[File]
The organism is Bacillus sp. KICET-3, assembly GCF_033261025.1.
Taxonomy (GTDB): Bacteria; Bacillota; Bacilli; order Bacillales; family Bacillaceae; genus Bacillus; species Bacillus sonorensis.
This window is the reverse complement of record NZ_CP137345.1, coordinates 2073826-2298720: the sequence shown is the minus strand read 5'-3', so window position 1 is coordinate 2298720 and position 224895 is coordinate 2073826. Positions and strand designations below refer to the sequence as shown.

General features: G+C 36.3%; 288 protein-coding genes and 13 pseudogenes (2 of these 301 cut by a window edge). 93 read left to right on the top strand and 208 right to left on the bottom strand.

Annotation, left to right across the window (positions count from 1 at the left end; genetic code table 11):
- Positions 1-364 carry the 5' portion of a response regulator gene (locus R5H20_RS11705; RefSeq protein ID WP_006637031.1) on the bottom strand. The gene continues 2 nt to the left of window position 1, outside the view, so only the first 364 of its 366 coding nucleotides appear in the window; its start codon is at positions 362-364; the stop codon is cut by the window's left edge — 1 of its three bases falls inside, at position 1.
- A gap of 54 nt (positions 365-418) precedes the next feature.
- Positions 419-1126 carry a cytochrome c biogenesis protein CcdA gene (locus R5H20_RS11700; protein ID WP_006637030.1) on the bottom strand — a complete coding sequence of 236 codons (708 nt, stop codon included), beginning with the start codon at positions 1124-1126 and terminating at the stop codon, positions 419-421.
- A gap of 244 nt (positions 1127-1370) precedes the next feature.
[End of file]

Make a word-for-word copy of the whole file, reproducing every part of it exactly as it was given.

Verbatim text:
The organism is Bacillus sp. KICET-3, assembly GCF_033261025.1.
Taxonomy (GTDB): Bacteria; Bacillota; Bacilli; order Bacillales; family Bacillaceae; genus Bacillus; species Bacillus sonorensis.
This window is the reverse complement of record NZ_CP137345.1, coordinates 2073826-2298720: the sequence shown is the minus strand read 5'-3', so window position 1 is coordinate 2298720 and position 224895 is coordinate 2073826. Positions and strand designations below refer to the sequence as shown.

General features: G+C 36.3%; 288 protein-coding genes and 13 pseudogenes (2 of these 301 cut by a window edge). 93 read left to right on the top strand and 208 right to left on the bottom strand.

Annotation, left to right across the window (positions count from 1 at the left end; genetic code table 11):
- Positions 1-364 carry the 5' portion of a response regulator gene (locus R5H20_RS11705; RefSeq protein ID WP_006637031.1) on the bottom strand. The gene continues 2 nt to the left of window position 1, outside the view, so only the first 364 of its 366 coding nucleotides appear in the window; its start codon is at positions 362-364; the stop codon is cut by the window's left edge — 1 of its three bases falls inside, at position 1.
- A gap of 54 nt (positions 365-418) precedes the next feature.
- Positions 419-1126 carry a cytochrome c biogenesis protein CcdA gene (locus R5H20_RS11700; protein ID WP_006637030.1) on the bottom strand — a complete coding sequence of 236 codons (708 nt, stop codon included), beginning with the start codon at positions 1124-1126 and terminating at the stop codon, positions 419-421.
- A gap of 244 nt (positions 1127-1370) precedes the next feature.